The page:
Reports on impacts of school desegregation published by the Southern Education Reporting Service.
Southern School News was published by the Southern Education Reporting Service (SERS) a fact-finding agency established by southern newspaper editors and educators with the aim of providing unbiased information to school administrators, public officials and interested lay citizens on developments in education arising from the U.S. Supreme Court opinion of May 17, 1954, Brown v. Board of Education of Topeka Kansas. This full text searchable digital collection is comprised of 11 volumes with 12 Issues containing twelve to twenty-four pages each which were published from September 1954 through June 1965 in Nashville, Tennessee.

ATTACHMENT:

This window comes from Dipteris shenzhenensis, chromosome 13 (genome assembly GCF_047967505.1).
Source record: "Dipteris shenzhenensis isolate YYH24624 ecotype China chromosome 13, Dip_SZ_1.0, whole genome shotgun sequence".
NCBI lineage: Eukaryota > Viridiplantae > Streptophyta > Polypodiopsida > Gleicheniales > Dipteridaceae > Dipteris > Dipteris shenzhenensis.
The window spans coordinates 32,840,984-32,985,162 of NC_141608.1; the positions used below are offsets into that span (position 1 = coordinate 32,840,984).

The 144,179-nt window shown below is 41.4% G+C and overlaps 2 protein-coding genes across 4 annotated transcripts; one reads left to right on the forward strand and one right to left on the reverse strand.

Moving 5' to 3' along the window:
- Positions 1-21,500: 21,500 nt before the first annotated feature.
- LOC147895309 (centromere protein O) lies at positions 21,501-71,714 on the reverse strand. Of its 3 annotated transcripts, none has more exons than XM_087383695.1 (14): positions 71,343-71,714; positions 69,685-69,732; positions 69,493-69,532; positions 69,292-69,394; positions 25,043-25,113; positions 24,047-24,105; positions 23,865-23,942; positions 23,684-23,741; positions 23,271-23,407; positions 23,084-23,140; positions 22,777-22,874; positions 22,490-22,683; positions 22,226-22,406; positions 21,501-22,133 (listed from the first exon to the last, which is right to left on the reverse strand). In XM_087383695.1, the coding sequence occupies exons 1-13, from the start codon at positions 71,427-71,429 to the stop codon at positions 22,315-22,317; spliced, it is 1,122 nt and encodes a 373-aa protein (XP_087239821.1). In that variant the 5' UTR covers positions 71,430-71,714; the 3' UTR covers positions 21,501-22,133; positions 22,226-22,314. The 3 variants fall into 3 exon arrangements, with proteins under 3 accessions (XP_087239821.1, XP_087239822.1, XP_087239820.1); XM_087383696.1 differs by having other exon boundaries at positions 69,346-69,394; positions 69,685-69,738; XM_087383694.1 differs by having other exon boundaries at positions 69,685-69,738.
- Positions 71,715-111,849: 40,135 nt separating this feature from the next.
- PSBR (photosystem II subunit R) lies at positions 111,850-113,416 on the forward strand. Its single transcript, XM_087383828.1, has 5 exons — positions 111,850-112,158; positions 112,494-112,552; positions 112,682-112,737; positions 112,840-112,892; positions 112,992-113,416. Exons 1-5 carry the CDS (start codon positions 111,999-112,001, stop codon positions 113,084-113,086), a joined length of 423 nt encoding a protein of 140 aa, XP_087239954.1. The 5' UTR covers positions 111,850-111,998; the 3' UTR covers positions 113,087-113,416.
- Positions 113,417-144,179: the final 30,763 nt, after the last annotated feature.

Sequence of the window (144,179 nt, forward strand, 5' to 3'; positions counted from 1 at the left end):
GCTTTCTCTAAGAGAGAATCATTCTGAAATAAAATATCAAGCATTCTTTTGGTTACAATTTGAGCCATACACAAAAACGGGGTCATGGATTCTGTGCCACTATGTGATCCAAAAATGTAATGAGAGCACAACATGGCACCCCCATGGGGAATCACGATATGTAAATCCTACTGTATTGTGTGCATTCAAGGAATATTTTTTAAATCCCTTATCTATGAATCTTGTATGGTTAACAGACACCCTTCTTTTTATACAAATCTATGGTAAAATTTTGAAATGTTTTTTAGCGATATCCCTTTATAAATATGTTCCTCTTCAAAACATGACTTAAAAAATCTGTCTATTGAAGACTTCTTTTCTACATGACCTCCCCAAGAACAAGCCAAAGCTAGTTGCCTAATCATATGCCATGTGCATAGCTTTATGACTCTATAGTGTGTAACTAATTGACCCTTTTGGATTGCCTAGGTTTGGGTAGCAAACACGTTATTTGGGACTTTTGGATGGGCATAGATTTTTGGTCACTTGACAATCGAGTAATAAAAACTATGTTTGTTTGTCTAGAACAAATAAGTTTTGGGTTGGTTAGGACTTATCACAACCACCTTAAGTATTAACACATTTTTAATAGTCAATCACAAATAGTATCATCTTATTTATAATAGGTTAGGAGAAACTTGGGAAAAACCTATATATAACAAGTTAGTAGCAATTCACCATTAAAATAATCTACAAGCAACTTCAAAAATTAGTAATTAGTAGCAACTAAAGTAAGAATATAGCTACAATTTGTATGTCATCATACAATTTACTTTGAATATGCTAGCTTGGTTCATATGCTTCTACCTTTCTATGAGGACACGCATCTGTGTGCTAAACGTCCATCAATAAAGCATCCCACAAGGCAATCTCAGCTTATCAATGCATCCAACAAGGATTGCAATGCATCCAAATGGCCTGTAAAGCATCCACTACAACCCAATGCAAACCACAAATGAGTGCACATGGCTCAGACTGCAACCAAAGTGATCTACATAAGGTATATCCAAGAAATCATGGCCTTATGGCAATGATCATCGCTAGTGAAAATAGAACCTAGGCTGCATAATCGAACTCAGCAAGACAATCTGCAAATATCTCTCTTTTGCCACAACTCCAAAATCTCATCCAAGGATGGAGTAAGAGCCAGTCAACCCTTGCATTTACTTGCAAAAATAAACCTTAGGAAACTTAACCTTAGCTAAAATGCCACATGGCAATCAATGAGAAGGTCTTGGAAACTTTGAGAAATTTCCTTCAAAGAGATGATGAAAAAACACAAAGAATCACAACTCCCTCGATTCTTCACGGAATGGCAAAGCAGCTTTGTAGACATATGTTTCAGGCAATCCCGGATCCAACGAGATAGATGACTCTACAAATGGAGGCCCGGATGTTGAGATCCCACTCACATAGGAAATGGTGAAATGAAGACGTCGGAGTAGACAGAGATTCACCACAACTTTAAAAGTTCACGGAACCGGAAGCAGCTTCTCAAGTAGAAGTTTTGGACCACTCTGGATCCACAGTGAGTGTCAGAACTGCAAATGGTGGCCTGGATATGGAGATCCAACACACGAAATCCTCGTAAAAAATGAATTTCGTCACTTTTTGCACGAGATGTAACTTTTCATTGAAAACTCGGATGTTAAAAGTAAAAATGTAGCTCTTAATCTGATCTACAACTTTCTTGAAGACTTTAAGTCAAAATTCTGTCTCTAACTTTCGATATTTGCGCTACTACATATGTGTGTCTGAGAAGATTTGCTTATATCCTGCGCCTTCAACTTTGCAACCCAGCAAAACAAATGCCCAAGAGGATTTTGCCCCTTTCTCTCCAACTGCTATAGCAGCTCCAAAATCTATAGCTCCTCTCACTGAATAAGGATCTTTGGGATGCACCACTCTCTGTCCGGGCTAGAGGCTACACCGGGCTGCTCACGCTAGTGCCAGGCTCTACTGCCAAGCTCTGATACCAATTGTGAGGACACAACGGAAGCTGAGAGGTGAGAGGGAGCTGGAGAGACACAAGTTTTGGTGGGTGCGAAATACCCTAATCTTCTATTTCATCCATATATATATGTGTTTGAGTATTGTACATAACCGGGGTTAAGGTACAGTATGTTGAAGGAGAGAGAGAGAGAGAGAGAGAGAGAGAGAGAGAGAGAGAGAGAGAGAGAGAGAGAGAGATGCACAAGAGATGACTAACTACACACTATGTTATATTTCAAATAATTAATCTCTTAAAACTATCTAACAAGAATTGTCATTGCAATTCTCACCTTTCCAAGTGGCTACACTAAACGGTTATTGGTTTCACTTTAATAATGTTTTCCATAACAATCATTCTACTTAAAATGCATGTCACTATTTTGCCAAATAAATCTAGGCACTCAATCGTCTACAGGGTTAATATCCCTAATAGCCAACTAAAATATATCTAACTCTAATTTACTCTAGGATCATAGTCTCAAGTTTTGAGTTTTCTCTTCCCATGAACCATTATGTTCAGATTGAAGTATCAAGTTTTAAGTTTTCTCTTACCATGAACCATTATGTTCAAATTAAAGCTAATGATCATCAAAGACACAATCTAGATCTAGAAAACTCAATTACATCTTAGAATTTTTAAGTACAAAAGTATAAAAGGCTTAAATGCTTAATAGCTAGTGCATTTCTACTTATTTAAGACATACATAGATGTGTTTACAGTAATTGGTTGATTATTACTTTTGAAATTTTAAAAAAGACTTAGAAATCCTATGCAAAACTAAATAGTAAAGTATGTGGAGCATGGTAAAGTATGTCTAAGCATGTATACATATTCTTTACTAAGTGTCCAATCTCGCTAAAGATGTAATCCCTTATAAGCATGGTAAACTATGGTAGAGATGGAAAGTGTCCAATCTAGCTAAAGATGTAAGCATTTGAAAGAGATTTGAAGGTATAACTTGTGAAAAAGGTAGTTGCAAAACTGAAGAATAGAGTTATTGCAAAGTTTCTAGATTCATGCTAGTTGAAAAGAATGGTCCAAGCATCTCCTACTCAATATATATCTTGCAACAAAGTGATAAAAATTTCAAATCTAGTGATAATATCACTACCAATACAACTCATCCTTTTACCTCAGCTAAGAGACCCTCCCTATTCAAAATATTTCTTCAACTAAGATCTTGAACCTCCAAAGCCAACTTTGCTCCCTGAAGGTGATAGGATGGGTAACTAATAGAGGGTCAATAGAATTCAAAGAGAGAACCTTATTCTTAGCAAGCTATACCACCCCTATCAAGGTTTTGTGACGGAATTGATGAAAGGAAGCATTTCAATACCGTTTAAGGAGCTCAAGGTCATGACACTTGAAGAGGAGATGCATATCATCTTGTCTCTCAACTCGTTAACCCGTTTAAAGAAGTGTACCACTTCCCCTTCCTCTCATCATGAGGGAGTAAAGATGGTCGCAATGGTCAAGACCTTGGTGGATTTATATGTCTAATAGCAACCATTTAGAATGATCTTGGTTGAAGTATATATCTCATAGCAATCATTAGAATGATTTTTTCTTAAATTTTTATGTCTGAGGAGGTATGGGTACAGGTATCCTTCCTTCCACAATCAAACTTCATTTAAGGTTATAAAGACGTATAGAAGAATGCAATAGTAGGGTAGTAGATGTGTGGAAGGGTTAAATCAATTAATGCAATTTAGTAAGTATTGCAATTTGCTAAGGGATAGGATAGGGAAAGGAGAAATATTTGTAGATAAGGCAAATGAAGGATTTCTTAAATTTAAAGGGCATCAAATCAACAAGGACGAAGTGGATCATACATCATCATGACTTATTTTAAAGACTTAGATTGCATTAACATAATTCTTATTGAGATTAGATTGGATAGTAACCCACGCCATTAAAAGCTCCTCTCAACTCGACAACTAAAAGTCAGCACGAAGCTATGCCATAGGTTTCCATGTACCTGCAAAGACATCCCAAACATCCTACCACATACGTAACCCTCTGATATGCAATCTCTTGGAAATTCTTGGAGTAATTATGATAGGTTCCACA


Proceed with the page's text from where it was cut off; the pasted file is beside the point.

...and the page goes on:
Beginning with the publication of the first issue, September 3, 1954, each journal impartially reported the desegregation of U.S. public schools state by state through primary documentation and statistical evidence. Changes in public school education in 17 United States southern and border states as well as the District of Columbia was communicated to benefit educational administrators and officials. The goal of the publication was to provide "a reliable, central source of information on developments in education arising from the United States Supreme Court decision declaring compulsory racial segregation in the public schools to be unconstitutional." (Southern School News, Volume 11 Issue 12, p. 1). The Board of Directors for the publication was drawn from a wide divergence of both political and educational backgrounds to include both segregation and desegregation interpretations of the Supreme Court ruling. Members of the Board included such distinguished Tennessee leaders as presidents and chancellors of Fisk and Vanderbilt Universities as well as George Peabody College. Also included were the editors of both The Nashville Banner and The Nashville Tennessean.